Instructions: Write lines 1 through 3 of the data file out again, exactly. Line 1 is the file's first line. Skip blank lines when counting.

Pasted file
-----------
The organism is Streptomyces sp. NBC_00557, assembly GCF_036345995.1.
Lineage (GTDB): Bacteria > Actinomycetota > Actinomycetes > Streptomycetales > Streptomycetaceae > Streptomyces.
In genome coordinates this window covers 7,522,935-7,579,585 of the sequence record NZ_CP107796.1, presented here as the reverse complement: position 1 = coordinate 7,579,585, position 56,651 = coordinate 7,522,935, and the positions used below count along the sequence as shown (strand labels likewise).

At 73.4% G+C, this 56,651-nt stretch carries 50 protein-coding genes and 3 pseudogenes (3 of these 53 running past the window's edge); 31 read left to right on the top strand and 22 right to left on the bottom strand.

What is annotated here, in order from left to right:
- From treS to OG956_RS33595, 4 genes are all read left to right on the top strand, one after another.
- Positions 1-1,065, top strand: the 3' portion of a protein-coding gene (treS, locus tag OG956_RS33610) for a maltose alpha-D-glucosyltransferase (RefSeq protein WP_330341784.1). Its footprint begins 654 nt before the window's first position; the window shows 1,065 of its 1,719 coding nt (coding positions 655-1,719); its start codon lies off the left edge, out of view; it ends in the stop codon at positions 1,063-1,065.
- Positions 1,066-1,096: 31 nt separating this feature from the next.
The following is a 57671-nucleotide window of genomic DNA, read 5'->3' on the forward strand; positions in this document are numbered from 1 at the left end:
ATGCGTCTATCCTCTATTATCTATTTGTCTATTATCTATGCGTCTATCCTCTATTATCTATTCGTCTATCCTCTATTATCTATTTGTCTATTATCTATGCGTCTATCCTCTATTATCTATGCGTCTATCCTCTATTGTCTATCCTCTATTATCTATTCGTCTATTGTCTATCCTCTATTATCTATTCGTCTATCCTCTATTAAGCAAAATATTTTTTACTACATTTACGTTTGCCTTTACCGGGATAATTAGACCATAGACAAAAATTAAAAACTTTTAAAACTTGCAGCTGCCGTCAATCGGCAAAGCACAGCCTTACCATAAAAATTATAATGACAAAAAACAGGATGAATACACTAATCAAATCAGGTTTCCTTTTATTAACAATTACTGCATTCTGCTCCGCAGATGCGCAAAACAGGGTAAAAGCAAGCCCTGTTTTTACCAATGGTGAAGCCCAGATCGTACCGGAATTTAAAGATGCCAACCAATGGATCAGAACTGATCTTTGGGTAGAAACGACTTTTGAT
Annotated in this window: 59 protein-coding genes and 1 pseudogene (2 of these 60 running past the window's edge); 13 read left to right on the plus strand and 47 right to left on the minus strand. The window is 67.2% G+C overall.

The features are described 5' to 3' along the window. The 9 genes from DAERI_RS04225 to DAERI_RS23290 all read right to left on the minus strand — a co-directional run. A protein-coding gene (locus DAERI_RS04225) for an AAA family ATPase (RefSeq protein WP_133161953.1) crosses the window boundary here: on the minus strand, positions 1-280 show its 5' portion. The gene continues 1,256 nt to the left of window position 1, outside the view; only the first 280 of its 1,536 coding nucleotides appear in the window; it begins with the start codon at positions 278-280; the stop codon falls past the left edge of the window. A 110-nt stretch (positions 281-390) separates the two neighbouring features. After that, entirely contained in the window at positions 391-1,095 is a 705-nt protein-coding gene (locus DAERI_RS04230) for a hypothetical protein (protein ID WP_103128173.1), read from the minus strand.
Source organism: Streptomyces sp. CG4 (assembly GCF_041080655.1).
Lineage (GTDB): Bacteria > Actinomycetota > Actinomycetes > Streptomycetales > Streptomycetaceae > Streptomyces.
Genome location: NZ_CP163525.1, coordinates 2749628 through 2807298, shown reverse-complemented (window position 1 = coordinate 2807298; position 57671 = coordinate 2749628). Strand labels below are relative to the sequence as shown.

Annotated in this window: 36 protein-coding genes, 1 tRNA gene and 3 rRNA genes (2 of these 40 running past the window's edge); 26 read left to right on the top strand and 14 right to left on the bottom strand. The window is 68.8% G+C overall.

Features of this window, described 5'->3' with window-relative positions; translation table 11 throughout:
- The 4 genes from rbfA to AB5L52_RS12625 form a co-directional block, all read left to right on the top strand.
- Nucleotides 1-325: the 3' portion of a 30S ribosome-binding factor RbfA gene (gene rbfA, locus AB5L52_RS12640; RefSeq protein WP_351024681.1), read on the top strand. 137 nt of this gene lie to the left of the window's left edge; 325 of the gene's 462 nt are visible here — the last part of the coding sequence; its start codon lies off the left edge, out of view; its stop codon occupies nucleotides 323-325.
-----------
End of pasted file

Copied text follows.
The organism is Streptomyces sp. NBC_00557, assembly GCF_036345995.1.
Lineage (GTDB): Bacteria > Actinomycetota > Actinomycetes > Streptomycetales > Streptomycetaceae > Streptomyces.
In genome coordinates this window covers 7,522,935-7,579,585 of the sequence record NZ_CP107796.1, presented here as the reverse complement: position 1 = coordinate 7,579,585, position 56,651 = coordinate 7,522,935, and the positions used below count along the sequence as shown (strand labels likewise).